<img src='http://i.imgur.com/rS7SnQJ.jpg' width='600px' alt='A company that had worked with Disney was originally supposed to help design Shanghai's Bund Sightseeing Tunnel. Instead, a local firm created the tunnel's psychedelic lights and trippy audio-visual effects. Length: 646.7 meters’ style=’float:left;padding:5px’ />
Maximum benefit for minimum effort — that’s good engineering.” Length: 1.65 kilometers (1.02 miles) Fast fact: The tunnel opens out to a dramatic view of Drammen Valley and has a beer garden, restaurants and open-air museum. Guoliang Tunnel: Safety not a priority here, it seems. Guoliang Tunnel (Henan Province, China) Before the construction of this impressive tunnel, the only way to access the village of Guoliang was via a narrow path carved into the side of the Taihang Mountains. In 1972, a group of 13 villagers decided to construct a tunnel, which they dug by hand. Three died during the construction process but the tunnel transformed the village and became a tourist attraction in its own right. “This link tunnel is beautiful and a tribute the tenacity of the villagers who built it,” says Thomas at Ramboll. “For me it emphasizes how tunnel construction can enhance the environment as well as bringing huge benefits for society. At the same time, one should remember the cost and the fact that several villagers were killed during construction.” Length: 1.2 kilometers (0.74 miles) Fast fact: The tunnel was built jagged and steep due to the village’s primitive tools, earning it the nickname: “The road that does not tolerate any mistakes.” SMART (Kuala Lumpur, Malaysia) “SMART is a combined road and flood relief tunnel,” explains Thomas at Ramboll. “It can be completely flooded to get rid of storm water and turned back into a road in a few hours.” The tunnel, the longest in Malaysia, was built to solve the problem of flash flooding in Kuala Lumpur.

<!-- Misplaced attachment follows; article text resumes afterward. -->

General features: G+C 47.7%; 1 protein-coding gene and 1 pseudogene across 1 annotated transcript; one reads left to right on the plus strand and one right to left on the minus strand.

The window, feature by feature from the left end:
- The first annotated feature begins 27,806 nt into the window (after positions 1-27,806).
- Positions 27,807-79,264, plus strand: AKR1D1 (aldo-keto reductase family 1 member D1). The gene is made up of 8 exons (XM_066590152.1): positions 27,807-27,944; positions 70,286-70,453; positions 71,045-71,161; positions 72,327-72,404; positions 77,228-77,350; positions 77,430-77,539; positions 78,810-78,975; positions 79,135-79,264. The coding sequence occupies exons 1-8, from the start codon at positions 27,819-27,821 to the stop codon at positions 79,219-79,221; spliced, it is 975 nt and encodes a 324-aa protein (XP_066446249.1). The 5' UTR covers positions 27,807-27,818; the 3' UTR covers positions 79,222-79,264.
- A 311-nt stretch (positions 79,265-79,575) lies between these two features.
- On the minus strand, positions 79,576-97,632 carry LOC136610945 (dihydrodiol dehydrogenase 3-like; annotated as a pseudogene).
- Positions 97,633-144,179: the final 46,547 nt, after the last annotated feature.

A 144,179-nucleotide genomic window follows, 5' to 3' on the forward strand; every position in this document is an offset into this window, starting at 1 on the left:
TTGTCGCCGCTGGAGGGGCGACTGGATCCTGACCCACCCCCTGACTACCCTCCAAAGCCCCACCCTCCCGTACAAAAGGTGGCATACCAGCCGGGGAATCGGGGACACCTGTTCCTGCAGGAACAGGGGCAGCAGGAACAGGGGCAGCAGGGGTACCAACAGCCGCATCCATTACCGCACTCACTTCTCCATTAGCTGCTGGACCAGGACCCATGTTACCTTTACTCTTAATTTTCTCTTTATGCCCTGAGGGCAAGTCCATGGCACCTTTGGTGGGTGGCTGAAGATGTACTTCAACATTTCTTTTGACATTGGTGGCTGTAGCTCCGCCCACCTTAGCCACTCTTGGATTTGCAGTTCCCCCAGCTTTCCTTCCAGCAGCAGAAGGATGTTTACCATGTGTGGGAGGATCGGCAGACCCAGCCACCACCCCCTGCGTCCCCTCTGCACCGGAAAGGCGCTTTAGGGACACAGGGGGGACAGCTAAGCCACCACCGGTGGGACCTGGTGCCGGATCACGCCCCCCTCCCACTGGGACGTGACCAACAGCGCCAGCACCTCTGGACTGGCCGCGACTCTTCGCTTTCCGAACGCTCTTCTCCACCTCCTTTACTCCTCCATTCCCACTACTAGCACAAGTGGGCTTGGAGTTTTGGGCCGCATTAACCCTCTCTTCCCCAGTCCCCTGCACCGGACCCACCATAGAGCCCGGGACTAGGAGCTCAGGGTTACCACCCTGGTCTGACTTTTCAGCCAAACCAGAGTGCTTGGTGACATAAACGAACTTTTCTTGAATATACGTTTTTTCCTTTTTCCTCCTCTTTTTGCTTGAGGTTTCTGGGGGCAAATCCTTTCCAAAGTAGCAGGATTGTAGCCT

For the original version including any supplementary images or video, visit 9 of the world’s greatest tunnels – CNN.com